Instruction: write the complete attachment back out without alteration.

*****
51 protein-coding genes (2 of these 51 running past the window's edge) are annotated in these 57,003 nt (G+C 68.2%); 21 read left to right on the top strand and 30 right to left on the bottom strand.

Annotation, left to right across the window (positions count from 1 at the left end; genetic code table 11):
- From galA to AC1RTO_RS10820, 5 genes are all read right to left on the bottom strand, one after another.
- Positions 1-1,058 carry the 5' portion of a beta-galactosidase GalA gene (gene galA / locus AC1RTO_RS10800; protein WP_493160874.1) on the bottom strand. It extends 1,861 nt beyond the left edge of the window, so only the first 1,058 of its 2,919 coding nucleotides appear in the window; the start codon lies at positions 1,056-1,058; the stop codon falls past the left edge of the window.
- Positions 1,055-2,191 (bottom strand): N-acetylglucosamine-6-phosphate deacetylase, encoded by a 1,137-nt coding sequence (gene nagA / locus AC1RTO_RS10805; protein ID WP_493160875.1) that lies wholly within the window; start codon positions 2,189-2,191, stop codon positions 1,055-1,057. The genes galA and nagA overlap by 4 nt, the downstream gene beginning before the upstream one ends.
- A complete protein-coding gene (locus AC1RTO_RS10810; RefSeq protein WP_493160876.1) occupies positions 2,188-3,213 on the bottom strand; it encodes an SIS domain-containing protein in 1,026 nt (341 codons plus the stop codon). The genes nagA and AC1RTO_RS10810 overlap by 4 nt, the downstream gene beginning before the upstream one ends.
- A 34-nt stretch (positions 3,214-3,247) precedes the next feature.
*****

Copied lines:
51 protein-coding genes (2 of these 51 running past the window's edge) are annotated in these 57,003 nt (G+C 68.2%); 21 read left to right on the top strand and 30 right to left on the bottom strand.

Annotation, left to right across the window (positions count from 1 at the left end; genetic code table 11):
- From galA to AC1RTO_RS10820, 5 genes are all read right to left on the bottom strand, one after another.
- Positions 1-1,058 carry the 5' portion of a beta-galactosidase GalA gene (gene galA / locus AC1RTO_RS10800; protein WP_493160874.1) on the bottom strand. It extends 1,861 nt beyond the left edge of the window, so only the first 1,058 of its 2,919 coding nucleotides appear in the window; the start codon lies at positions 1,056-1,058; the stop codon falls past the left edge of the window.
- Positions 1,055-2,191 (bottom strand): N-acetylglucosamine-6-phosphate deacetylase, encoded by a 1,137-nt coding sequence (gene nagA / locus AC1RTO_RS10805; protein ID WP_493160875.1) that lies wholly within the window; start codon positions 2,189-2,191, stop codon positions 1,055-1,057. The genes galA and nagA overlap by 4 nt, the downstream gene beginning before the upstream one ends.
- A complete protein-coding gene (locus AC1RTO_RS10810; RefSeq protein WP_493160876.1) occupies positions 2,188-3,213 on the bottom strand; it encodes an SIS domain-containing protein in 1,026 nt (341 codons plus the stop codon). The genes nagA and AC1RTO_RS10810 overlap by 4 nt, the downstream gene beginning before the upstream one ends.
- A 34-nt stretch (positions 3,214-3,247) precedes the next feature.